Arguments Against This

There are two things which people might take as proof that you can't 'not act' in the Surprise Round.

The Surprise Round

If some but not all of the combatants are aware of their opponents, a surprise round happens before regular rounds begin. Any combatants aware of the opponents can act in the surprise round, so they roll for initiative. In initiative order (highest to lowest), combatants who started the battle aware of their opponents each take a standard action during the surprise round. You can also take free actions during the surprise round. If no one or everyone is surprised, no surprise round occurs.

This is the first. There is no 'can', so some people, despite textual examples to the contrary, might take it to mean that you must take a standard action in the Surprise Round. There are a lot of standard actions that do not necessarily make foes aware of you, though, so do one of those. Make a Knowledge Check, for example. Or Drink a held potion. Or spend your standard action performing a move action like drawing a weapon, or sneaking. So forth.

There is no magical 'initiative sensor' that tells foes that you are there when initiative is rolled. There can, and should, be combats where multiple rounds occur without foes becoming aware of you.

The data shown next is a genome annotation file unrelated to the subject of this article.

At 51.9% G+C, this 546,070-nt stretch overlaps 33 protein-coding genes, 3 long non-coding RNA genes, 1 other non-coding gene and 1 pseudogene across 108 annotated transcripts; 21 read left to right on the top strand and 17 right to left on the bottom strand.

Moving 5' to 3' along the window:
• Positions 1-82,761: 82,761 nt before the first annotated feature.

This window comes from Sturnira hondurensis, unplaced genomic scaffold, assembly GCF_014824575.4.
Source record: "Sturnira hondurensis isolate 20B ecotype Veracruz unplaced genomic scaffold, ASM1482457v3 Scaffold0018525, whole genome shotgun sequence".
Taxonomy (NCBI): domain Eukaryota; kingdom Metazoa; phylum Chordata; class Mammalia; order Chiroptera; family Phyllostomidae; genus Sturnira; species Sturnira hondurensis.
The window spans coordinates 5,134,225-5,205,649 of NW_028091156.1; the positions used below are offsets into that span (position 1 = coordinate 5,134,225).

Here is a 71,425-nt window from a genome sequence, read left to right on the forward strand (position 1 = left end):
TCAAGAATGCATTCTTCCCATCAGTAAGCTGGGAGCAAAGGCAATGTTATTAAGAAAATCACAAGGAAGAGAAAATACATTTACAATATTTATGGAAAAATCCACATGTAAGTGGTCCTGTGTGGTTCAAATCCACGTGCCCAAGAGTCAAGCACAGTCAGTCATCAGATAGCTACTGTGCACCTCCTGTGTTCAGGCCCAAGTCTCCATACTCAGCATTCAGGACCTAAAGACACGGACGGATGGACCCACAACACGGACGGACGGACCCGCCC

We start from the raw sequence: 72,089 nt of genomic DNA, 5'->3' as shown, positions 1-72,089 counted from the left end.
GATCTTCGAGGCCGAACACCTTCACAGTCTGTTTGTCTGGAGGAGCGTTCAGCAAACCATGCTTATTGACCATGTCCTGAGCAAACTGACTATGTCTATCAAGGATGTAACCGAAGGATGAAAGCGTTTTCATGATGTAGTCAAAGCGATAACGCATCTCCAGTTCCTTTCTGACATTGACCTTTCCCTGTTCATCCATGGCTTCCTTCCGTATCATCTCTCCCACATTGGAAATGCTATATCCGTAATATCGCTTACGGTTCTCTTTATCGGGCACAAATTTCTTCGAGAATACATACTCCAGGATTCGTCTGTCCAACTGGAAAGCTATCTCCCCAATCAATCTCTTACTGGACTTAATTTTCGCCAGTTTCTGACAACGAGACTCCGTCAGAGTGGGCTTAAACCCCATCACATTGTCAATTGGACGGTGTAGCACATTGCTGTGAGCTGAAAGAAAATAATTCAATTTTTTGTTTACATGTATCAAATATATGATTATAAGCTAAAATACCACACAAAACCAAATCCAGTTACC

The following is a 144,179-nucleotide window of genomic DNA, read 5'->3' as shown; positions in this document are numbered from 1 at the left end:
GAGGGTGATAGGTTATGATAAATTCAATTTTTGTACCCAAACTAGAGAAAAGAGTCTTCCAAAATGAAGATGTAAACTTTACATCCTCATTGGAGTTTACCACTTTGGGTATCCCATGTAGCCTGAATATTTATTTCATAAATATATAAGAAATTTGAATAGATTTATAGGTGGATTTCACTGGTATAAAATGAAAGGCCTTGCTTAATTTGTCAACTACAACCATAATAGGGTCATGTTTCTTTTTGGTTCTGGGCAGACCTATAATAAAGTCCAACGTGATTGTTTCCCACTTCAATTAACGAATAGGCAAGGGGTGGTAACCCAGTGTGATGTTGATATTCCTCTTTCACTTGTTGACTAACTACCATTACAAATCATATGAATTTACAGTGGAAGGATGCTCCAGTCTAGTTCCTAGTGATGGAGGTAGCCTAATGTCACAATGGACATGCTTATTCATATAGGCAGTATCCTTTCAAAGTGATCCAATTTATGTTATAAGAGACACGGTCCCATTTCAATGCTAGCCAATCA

At the start of a battle, each combatant makes an initiative check.

'It's not a battle unless you're attacking!'. There are no explicit rules for when to roll initiative. Thus, people will argue that it requires an 'attack' to roll initiative, thus shoehorning someone into a surprise round standard action attack any time they declare an attack (and thus ruining a stealthed Full Attack, or a Sniping attempt).

The DMG mentions that moving into initiative is a good way to deal with time sensitive situations, like sneaking past guards or trying to defuse a bomb. The Rules of the Game articles mention something similar. Overland Movement is based on your combat speed, and combat actions like 'hustling' (double move action) and 'sprinting' (full round action).

The game is intended to be executed in rounds, and rolling initiative is just a formalization of that, rather than the abstraction used normally 'I search the corridor' etc. Even using only the sentence above, we come to this;

battle ˈbat(ə)l/

noun: battle; plural noun: battles